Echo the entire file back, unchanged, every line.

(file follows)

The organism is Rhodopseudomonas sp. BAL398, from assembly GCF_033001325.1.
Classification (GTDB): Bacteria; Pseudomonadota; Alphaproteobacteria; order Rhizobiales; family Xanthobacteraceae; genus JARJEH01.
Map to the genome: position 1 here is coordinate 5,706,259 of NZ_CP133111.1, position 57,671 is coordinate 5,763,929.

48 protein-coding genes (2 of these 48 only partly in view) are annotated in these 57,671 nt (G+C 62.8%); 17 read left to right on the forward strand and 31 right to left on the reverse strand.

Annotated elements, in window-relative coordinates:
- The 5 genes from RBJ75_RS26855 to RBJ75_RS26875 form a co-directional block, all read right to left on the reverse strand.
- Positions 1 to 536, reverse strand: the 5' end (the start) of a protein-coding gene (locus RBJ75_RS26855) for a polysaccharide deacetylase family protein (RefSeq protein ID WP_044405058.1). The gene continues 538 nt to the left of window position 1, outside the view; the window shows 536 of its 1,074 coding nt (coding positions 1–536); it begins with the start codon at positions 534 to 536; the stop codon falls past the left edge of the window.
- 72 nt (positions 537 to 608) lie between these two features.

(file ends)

The organism is Rhodopseudomonas sp. BAL398, from assembly GCF_033001325.1.
Classification (GTDB): Bacteria; Pseudomonadota; Alphaproteobacteria; order Rhizobiales; family Xanthobacteraceae; genus JARJEH01.
Map to the genome: position 1 here is coordinate 5,706,259 of NZ_CP133111.1, position 57,671 is coordinate 5,763,929.

48 protein-coding genes (2 of these 48 only partly in view) are annotated in these 57,671 nt (G+C 62.8%); 17 read left to right on the forward strand and 31 right to left on the reverse strand.

Annotated elements, in window-relative coordinates:
- The 5 genes from RBJ75_RS26855 to RBJ75_RS26875 form a co-directional block, all read right to left on the reverse strand.
- Positions 1 to 536, reverse strand: the 5' end (the start) of a protein-coding gene (locus RBJ75_RS26855) for a polysaccharide deacetylase family protein (RefSeq protein ID WP_044405058.1). The gene continues 538 nt to the left of window position 1, outside the view; the window shows 536 of its 1,074 coding nt (coding positions 1–536); it begins with the start codon at positions 534 to 536; the stop codon falls past the left edge of the window.
- 72 nt (positions 537 to 608) lie between these two features.